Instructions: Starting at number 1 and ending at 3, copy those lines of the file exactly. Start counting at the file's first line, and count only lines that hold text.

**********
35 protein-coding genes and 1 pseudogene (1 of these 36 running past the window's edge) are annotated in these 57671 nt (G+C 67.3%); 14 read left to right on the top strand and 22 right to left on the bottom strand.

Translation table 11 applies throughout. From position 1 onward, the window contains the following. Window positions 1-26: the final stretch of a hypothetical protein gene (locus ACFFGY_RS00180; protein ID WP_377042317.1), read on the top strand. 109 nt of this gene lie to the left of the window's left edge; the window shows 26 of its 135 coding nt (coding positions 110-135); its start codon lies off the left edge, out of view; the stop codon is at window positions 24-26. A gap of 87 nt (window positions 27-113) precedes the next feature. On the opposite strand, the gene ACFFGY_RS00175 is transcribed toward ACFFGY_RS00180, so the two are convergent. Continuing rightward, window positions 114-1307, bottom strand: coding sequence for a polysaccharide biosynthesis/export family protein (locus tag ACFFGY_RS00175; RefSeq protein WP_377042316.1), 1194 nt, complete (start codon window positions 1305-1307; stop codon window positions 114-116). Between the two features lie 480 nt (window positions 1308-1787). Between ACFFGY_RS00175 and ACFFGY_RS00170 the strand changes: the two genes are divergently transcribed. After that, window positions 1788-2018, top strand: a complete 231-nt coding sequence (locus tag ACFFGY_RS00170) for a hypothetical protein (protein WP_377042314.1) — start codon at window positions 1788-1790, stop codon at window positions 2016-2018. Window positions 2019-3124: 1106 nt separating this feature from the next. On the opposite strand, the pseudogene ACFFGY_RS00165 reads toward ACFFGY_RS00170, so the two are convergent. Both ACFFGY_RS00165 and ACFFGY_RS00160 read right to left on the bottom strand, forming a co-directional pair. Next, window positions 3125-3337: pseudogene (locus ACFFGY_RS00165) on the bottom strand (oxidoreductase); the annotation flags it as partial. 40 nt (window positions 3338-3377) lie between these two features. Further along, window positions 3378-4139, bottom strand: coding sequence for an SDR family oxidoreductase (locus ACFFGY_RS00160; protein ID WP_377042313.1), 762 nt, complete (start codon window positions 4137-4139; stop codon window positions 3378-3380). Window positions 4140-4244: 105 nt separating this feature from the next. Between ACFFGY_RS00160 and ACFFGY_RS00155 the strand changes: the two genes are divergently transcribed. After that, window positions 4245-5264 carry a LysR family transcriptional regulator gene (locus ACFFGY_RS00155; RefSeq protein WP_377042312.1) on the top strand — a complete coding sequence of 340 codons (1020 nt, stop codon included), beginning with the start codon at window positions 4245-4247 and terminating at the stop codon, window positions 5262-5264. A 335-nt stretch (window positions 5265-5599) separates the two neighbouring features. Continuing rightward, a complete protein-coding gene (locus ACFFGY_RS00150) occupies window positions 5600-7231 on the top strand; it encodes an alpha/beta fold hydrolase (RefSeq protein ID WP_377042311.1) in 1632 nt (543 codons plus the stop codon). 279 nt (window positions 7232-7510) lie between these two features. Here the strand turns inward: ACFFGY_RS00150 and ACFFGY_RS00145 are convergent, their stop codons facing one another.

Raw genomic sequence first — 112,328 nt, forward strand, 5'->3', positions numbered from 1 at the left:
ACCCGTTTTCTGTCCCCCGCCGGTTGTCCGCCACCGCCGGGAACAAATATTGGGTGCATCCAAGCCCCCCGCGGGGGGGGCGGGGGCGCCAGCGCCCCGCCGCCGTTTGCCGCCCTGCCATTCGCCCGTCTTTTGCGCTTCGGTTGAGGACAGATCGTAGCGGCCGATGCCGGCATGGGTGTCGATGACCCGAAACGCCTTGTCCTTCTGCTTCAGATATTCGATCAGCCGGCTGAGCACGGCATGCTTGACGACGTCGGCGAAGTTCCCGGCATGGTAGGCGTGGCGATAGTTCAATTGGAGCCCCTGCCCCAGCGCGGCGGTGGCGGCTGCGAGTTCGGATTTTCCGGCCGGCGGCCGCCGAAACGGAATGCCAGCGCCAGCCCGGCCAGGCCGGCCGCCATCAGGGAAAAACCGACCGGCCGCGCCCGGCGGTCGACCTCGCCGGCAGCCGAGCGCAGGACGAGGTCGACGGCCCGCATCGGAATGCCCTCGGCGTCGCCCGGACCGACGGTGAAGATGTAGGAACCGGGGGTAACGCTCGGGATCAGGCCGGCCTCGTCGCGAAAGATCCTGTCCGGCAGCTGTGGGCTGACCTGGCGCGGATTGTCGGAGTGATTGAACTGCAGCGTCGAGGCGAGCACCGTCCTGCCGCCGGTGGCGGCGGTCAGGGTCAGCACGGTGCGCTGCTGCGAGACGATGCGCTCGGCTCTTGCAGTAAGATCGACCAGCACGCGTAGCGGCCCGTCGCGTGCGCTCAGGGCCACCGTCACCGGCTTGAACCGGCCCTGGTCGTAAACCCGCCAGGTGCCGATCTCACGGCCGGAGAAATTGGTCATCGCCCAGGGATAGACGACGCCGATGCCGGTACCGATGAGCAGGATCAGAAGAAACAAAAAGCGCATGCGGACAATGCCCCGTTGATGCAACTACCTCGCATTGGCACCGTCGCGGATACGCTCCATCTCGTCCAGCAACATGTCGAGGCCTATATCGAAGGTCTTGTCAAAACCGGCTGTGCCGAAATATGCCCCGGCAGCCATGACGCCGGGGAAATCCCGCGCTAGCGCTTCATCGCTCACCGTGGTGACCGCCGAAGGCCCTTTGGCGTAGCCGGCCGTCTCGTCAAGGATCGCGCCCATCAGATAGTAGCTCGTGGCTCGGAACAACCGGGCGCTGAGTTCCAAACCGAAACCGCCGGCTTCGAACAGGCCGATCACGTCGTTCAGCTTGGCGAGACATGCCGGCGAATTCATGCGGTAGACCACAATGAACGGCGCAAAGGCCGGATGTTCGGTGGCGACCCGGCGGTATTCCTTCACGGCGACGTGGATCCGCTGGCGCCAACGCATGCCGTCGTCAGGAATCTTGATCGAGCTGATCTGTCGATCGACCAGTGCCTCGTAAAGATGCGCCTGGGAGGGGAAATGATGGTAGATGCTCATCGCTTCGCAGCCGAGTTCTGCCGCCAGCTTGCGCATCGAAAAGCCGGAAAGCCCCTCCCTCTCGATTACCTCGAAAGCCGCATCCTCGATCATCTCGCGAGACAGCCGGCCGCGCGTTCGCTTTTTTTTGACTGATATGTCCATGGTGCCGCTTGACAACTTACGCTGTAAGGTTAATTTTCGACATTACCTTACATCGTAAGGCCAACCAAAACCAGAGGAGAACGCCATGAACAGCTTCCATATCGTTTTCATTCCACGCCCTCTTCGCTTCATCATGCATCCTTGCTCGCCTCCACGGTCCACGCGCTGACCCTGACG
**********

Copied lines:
35 protein-coding genes and 1 pseudogene (1 of these 36 running past the window's edge) are annotated in these 57671 nt (G+C 67.3%); 14 read left to right on the top strand and 22 right to left on the bottom strand.

Translation table 11 applies throughout. From position 1 onward, the window contains the following. Window positions 1-26: the final stretch of a hypothetical protein gene (locus ACFFGY_RS00180; protein ID WP_377042317.1), read on the top strand. 109 nt of this gene lie to the left of the window's left edge; the window shows 26 of its 135 coding nt (coding positions 110-135); its start codon lies off the left edge, out of view; the stop codon is at window positions 24-26. A gap of 87 nt (window positions 27-113) precedes the next feature. On the opposite strand, the gene ACFFGY_RS00175 is transcribed toward ACFFGY_RS00180, so the two are convergent. Continuing rightward, window positions 114-1307, bottom strand: coding sequence for a polysaccharide biosynthesis/export family protein (locus tag ACFFGY_RS00175; RefSeq protein WP_377042316.1), 1194 nt, complete (start codon window positions 1305-1307; stop codon window positions 114-116). Between the two features lie 480 nt (window positions 1308-1787). Between ACFFGY_RS00175 and ACFFGY_RS00170 the strand changes: the two genes are divergently transcribed. After that, window positions 1788-2018, top strand: a complete 231-nt coding sequence (locus tag ACFFGY_RS00170) for a hypothetical protein (protein WP_377042314.1) — start codon at window positions 1788-1790, stop codon at window positions 2016-2018. Window positions 2019-3124: 1106 nt separating this feature from the next. On the opposite strand, the pseudogene ACFFGY_RS00165 reads toward ACFFGY_RS00170, so the two are convergent. Both ACFFGY_RS00165 and ACFFGY_RS00160 read right to left on the bottom strand, forming a co-directional pair. Next, window positions 3125-3337: pseudogene (locus ACFFGY_RS00165) on the bottom strand (oxidoreductase); the annotation flags it as partial. 40 nt (window positions 3338-3377) lie between these two features. Further along, window positions 3378-4139, bottom strand: coding sequence for an SDR family oxidoreductase (locus ACFFGY_RS00160; protein ID WP_377042313.1), 762 nt, complete (start codon window positions 4137-4139; stop codon window positions 3378-3380). Window positions 4140-4244: 105 nt separating this feature from the next. Between ACFFGY_RS00160 and ACFFGY_RS00155 the strand changes: the two genes are divergently transcribed. After that, window positions 4245-5264 carry a LysR family transcriptional regulator gene (locus ACFFGY_RS00155; RefSeq protein WP_377042312.1) on the top strand — a complete coding sequence of 340 codons (1020 nt, stop codon included), beginning with the start codon at window positions 4245-4247 and terminating at the stop codon, window positions 5262-5264. A 335-nt stretch (window positions 5265-5599) separates the two neighbouring features. Continuing rightward, a complete protein-coding gene (locus ACFFGY_RS00150) occupies window positions 5600-7231 on the top strand; it encodes an alpha/beta fold hydrolase (RefSeq protein ID WP_377042311.1) in 1632 nt (543 codons plus the stop codon). 279 nt (window positions 7232-7510) lie between these two features. Here the strand turns inward: ACFFGY_RS00150 and ACFFGY_RS00145 are convergent, their stop codons facing one another.

Raw genomic sequence first — 112,328 nt, forward strand, 5'->3', positions numbered from 1 at the left: